When I converse with young college alums, we often discuss the life between their parents’ home and their own. Whether the transition is from their parents’ home or from college to the workplace, our talks about handling the angst in transitioning are engaging.
Most of them were told to go to college, major in something they like, and then get the job they would love. Some of them said they fell for it hook, line, and sinker without being prepared for the seeds of discontent. Others said life is what you make it so adjust through the unexpected and learn from it:
- One young grad told me that her physician father refused to pay for her education unless she majored in premed. She wanted to choose a business major but he said if she majored in premed, she would graduate debt-free with a new car. Otherwise, she could pay her own way. She graduated on his terms while taking elective business courses but, after he signed over the car, she pursued a career in business.
- A friend introduced me to a college grad that had graduated eight years before and hadn’t worked full-time or in her degreed field. Her parents financially supported her while she worked for their business part-time. The grad told me her ideal job would be in a museum but she needed experience. I asked her why she hadn’t volunteered at the numerous museums in D.C. (a short drive away), which may have netted her a job opportunity by now. She said she never thought about it, but she would ask a friend who worked in D.C. to pick up some museum applications. I then asked her why was she asking someone else to do the legwork versus doing it herself, researching it online, or making some calls. Her response: “Oh, I probably will.”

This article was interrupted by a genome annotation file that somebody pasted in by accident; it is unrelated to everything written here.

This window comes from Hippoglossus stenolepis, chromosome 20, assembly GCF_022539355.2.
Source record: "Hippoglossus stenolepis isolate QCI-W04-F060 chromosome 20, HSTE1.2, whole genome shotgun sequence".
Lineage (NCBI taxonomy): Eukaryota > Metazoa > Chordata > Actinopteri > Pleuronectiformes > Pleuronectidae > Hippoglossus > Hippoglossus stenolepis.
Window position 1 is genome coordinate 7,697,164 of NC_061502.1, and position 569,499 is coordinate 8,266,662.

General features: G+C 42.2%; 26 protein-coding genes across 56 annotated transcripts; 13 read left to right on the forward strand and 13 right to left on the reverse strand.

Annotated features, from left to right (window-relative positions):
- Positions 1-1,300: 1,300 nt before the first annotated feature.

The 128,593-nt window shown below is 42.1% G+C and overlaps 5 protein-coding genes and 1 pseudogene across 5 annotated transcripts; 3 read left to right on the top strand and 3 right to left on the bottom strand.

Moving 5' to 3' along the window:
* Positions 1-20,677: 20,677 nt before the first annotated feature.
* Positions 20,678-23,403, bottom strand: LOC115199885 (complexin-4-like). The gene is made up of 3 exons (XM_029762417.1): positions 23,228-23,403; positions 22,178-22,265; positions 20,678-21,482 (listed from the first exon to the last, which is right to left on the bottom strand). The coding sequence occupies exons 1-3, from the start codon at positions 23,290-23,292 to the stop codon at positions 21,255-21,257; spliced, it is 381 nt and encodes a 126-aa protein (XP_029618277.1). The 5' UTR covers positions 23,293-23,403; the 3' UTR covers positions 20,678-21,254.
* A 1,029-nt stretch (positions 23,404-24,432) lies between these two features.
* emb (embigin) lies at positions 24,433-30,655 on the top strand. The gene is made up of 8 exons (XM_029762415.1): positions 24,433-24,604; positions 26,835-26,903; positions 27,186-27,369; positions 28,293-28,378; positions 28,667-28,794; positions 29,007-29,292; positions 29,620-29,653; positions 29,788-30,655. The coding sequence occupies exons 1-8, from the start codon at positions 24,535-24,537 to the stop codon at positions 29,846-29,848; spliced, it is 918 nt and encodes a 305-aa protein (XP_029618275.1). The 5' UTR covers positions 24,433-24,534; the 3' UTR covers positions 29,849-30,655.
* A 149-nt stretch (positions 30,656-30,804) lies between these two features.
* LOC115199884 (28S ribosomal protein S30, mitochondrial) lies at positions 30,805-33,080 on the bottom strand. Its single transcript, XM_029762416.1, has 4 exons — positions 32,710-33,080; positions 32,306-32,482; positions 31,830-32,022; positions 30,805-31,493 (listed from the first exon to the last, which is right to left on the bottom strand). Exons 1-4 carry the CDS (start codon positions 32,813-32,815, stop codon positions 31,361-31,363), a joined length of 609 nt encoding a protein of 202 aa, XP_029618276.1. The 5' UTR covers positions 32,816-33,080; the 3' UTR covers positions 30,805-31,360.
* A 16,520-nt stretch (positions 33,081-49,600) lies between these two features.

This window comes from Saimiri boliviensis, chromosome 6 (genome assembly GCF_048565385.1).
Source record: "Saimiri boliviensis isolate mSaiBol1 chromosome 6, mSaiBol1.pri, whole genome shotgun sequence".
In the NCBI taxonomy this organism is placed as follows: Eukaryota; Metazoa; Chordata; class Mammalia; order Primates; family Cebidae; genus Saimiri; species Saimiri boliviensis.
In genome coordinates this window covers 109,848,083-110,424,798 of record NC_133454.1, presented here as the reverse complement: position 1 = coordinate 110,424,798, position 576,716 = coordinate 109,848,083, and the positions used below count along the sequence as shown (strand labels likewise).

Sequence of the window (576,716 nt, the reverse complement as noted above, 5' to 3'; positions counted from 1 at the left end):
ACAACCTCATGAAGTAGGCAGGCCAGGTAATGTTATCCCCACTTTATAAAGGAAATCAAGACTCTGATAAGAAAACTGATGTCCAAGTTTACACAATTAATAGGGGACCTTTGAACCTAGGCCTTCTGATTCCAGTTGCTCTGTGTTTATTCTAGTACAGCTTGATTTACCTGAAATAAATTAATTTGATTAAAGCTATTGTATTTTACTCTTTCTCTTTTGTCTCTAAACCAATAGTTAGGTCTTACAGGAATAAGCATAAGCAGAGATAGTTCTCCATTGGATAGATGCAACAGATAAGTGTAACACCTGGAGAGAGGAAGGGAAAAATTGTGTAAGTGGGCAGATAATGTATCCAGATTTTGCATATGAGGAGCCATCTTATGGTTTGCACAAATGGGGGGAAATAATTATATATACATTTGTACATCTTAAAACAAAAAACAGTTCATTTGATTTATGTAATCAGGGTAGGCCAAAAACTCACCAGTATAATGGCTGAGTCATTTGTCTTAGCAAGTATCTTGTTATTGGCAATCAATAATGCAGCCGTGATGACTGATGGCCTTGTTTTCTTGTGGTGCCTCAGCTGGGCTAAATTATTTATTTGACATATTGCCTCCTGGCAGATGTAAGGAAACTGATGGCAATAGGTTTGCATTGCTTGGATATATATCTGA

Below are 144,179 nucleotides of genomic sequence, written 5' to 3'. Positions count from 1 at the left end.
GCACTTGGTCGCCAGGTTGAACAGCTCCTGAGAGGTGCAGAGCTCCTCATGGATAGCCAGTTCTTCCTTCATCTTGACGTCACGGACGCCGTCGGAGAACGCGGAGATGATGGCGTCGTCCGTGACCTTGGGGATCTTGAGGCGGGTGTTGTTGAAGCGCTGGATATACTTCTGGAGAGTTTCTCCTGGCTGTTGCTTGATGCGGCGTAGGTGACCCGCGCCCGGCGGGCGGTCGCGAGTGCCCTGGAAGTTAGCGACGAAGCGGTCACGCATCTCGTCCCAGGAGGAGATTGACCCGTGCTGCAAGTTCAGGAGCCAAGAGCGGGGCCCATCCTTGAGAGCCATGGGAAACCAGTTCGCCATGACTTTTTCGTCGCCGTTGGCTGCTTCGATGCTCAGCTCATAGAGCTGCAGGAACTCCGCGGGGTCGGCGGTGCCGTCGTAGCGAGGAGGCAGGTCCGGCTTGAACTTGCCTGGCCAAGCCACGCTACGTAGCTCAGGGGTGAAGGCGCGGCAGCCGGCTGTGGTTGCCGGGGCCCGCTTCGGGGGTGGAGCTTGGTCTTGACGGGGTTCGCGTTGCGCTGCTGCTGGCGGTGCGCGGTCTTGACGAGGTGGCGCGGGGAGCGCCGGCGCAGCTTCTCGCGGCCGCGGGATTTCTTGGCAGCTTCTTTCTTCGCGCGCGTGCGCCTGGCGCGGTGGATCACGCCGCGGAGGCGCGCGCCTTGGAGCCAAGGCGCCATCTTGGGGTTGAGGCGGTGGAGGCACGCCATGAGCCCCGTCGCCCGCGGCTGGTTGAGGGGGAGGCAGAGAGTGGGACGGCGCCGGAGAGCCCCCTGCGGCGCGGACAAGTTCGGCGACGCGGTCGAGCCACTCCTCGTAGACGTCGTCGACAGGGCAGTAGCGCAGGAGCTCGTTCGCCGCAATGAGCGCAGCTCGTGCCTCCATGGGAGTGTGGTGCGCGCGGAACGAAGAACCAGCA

- A very successful business woman discussed teaching her child about perspective when she was applying for college. Her daughter wanted to attend an expensive private college without considering the cost. She told her daughter what she was willing to spend on her college education, which allowed her to choose from several very good colleges. However, if she was set on the private college, she could receive the same amount but the difference would be made up through student loans in her name. Her daughter balked at graduating with debt so she chose a college within their budget and happily attended.
When you love someone and want the best for them—whether it’s a familial relationship or a friendship—it is sometimes hard to draw the line between caring for them and carrying them.
Parenting is a challenge in itself, but savvy parents know that you can’t parent the child the same way at every age. The premed grad taught her father the difference between trying to influence her decisions versus controlling her. The unmotivated grad’s parents hadn’t drawn the line between teaching her to fish versus providing the fish. The businesswoman’s daughter learned that sometimes life is about the bigger picture and that getting what you want requires sacrifices.
Claiming the person you want to be is a lot harder than just wishing for it to happen. You can’t have all the advantages without the responsibilities or sacrifices. Frank A. Clark said, “If you can find a path with no obstacles, it probably doesn’t lead anywhere.”
In life, there are many bridges in the form of people, jobs, and unforeseen circumstances that will carry you to some good, bad, and insightful places. Claiming who you want to be is the longest bridge to cross because defining yourself, while trying to live up to others’ expectations, requires self examination, hard choices, and perseverance.
In the end, you have to live your own life, because no one else can do it for you. “Do not look where you fell but where you slipped” is an insightful African proverb to use throughout your life experiences. Whether it is acceptance, rejection, or something in between, life’s transitions will come with some angst. Learning to face and resolve it is simply part of the journey.